Last Stop: Gratitude



Welcome to the last day of November where we’ve been talking about gratitude. I finished The Gratitude Diaries by Janice Kaplan and have to say my reading lead me to one thought:

It’s all in your mindset.

I always applaud patients who go into a procedure or surgery with a positive mindset because that’s one of the most important factors that will get them through. Positive mind = positive outcome.

Writing down what you’re grateful for each day or night feeds that positive/healthy mindset.

Positive mind = positive outcome.

I went on another trip to Wisconsin over Thanksgiving to visit my mother. My father passed away in October and it would be the last visit I made before the bad weather hits. Or so I thought.


My mother lives in the deep woods, part of National Forest system in Wisconsin. That pretty picture above shows what the area looks like in spring or summer. Ten miles outside my mother’s home, we – I took my two sons on the trip – ran into very bad weather. Icy rain, slick roads.

We made it to my mother’s house but knew the stay would be short. After a two hour visit, it took four tries to back out of the driveway and a few prayers were said as we climbed the steep hill and travelled to our hotel another fifteen miles away. The boys and I ended up spending the rest of the Thanksgiving weekend at the hotel waiting for the roads to clear.

I admit I didn’t handle travelling the icy roads very well. But, I was grateful for the short visit with my mother, my brother and his wife. I hadn’t seen my brother in almost 5 years.

And my mom was the best example. She’s alone but she wants her independence. She brings in her own wood, manages the home and remains upbeat 90% of the time. Yes, she still has her moments. She was married to my father for 50 years. It’s expected, I tell her.

And that’s the key: She finds her strength and gratitude within herself. She generates a positive mindset.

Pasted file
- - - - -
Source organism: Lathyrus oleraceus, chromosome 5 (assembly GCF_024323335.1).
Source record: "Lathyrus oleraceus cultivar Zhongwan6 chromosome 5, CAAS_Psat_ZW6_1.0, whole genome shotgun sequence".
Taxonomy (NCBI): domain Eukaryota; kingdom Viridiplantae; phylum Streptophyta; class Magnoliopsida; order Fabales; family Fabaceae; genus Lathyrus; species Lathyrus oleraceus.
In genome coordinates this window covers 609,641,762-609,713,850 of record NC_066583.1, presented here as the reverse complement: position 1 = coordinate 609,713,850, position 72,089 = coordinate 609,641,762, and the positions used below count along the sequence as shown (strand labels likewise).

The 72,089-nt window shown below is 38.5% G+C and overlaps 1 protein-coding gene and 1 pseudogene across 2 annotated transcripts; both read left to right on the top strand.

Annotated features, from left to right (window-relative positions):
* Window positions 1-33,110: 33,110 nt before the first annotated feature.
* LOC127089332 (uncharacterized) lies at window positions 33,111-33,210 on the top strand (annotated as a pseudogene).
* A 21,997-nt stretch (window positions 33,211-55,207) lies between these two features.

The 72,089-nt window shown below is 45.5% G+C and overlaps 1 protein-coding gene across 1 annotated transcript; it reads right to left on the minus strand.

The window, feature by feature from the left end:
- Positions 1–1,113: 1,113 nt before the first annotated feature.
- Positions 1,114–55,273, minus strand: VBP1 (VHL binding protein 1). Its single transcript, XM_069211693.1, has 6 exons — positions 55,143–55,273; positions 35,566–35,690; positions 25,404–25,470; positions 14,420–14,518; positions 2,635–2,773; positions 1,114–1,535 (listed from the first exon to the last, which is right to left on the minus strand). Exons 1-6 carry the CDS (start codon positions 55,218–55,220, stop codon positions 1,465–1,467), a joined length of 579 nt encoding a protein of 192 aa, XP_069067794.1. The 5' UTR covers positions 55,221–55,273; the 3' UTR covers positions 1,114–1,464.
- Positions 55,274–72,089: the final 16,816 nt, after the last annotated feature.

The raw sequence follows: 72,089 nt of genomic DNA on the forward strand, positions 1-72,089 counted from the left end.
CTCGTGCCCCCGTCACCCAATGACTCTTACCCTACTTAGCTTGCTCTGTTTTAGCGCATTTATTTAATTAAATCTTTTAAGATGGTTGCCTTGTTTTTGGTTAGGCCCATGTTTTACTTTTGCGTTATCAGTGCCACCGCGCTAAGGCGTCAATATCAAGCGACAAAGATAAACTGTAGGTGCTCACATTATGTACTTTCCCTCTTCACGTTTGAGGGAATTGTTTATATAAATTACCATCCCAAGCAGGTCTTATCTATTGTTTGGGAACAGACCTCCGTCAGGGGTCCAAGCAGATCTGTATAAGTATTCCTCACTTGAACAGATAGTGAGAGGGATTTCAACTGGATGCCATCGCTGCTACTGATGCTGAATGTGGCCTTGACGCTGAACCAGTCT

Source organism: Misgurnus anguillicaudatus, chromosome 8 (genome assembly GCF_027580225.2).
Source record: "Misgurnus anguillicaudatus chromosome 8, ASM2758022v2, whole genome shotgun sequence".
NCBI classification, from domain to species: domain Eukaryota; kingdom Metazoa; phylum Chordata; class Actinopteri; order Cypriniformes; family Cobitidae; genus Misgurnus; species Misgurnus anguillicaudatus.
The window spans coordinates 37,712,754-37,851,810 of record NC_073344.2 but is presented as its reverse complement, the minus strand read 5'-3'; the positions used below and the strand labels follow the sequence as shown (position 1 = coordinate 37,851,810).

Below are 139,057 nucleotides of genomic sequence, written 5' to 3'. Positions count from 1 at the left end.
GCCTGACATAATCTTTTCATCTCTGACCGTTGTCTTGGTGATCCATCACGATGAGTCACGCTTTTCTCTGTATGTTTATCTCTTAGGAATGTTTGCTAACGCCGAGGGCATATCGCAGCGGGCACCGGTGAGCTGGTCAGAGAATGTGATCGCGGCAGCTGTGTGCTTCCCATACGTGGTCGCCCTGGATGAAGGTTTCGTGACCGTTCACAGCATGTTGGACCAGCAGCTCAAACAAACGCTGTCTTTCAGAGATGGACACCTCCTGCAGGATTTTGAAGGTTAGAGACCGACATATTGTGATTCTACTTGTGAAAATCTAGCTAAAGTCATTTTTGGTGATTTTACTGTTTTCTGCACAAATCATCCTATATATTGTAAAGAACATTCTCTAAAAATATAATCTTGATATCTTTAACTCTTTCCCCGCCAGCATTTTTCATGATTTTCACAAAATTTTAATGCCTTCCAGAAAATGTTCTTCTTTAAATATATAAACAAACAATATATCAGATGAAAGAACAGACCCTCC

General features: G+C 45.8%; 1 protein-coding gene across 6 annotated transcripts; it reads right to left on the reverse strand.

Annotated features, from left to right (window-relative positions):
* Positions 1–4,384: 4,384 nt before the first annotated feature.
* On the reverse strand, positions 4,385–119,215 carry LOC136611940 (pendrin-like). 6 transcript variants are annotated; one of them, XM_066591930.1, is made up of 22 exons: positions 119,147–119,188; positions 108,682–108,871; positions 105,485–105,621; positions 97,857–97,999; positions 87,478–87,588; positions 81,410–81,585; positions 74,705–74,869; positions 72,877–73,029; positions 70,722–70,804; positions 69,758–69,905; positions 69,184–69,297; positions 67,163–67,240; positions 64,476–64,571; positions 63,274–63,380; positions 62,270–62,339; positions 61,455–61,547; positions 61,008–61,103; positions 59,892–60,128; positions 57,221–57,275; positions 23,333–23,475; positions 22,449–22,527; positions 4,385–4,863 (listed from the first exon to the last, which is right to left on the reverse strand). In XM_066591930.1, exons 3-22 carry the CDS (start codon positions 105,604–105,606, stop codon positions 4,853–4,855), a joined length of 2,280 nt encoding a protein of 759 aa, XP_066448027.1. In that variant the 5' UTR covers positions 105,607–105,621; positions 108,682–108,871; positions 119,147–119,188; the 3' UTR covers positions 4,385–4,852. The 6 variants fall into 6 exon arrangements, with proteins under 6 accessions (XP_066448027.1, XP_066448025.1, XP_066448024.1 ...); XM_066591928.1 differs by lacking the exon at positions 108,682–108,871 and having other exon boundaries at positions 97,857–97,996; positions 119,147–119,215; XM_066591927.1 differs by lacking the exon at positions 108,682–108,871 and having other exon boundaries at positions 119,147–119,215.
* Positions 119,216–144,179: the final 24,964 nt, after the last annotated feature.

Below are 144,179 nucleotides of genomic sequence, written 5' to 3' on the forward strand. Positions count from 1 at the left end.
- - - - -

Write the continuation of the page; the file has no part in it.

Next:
One of the hotel clerks chatted with me at breakfast. I talked about all the snow and ice. She pointed out how beautiful the frost and ice looked on the landscape. She was right.

So, I recommend reading The Gratitude Diaries as a way to supplement your mindset. Keep track of the good things happening around you.

Positive mind = positive outcome.

Happy Monday! :-)




Gratitude Every Day


12063389_10205190894520092_6739311842352560245_nYesterday was Thanksgiving in the United States, and we all took a moment to be remember what we are most grateful for. I had a group of friends over for the holiday, and I was so very grateful to have them sitting around my table. I’ve had a challenging year and having so many near and dear friends around me has been a wonderful, unquantifiable blessing. They have cheered me up when I’ve been down, supported me when I’ve faced an unexpected hurdle and cheered me at every finish line.

I think too often we forget to be grateful every single day, not just on Thanksgiving. This year (and hopefully every year to follow), I’m going to try to focus on what I’m grateful for, rather than what is challenging me. When I’m running, for instance, and the run is difficult and miserable, I list all the things I’m grateful for in my head–legs that work, arms that swing, weather that allows me to be outside.